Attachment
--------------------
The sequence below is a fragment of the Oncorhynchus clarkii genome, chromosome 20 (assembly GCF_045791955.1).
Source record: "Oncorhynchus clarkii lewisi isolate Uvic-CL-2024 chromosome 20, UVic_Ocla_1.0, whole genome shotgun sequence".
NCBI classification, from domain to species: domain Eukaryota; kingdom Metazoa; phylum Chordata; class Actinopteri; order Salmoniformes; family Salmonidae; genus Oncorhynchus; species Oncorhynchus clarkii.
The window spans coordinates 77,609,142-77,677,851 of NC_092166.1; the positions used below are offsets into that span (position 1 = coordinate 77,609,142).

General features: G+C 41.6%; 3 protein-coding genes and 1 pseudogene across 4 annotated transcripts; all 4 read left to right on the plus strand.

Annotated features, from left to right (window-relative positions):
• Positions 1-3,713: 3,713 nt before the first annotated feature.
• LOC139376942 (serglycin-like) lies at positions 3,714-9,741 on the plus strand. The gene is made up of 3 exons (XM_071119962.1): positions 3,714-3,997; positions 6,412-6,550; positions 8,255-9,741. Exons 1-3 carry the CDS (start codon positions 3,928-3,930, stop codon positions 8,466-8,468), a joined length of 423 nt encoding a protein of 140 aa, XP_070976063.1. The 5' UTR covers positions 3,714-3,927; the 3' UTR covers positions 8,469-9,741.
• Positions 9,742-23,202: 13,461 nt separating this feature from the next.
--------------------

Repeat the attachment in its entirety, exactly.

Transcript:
The sequence below is a fragment of the Oncorhynchus clarkii genome, chromosome 20 (assembly GCF_045791955.1).
Source record: "Oncorhynchus clarkii lewisi isolate Uvic-CL-2024 chromosome 20, UVic_Ocla_1.0, whole genome shotgun sequence".
NCBI classification, from domain to species: domain Eukaryota; kingdom Metazoa; phylum Chordata; class Actinopteri; order Salmoniformes; family Salmonidae; genus Oncorhynchus; species Oncorhynchus clarkii.
The window spans coordinates 77,609,142-77,677,851 of NC_092166.1; the positions used below are offsets into that span (position 1 = coordinate 77,609,142).

General features: G+C 41.6%; 3 protein-coding genes and 1 pseudogene across 4 annotated transcripts; all 4 read left to right on the plus strand.

Annotated features, from left to right (window-relative positions):
• Positions 1-3,713: 3,713 nt before the first annotated feature.
• LOC139376942 (serglycin-like) lies at positions 3,714-9,741 on the plus strand. The gene is made up of 3 exons (XM_071119962.1): positions 3,714-3,997; positions 6,412-6,550; positions 8,255-9,741. Exons 1-3 carry the CDS (start codon positions 3,928-3,930, stop codon positions 8,466-8,468), a joined length of 423 nt encoding a protein of 140 aa, XP_070976063.1. The 5' UTR covers positions 3,714-3,927; the 3' UTR covers positions 8,469-9,741.
• Positions 9,742-23,202: 13,461 nt separating this feature from the next.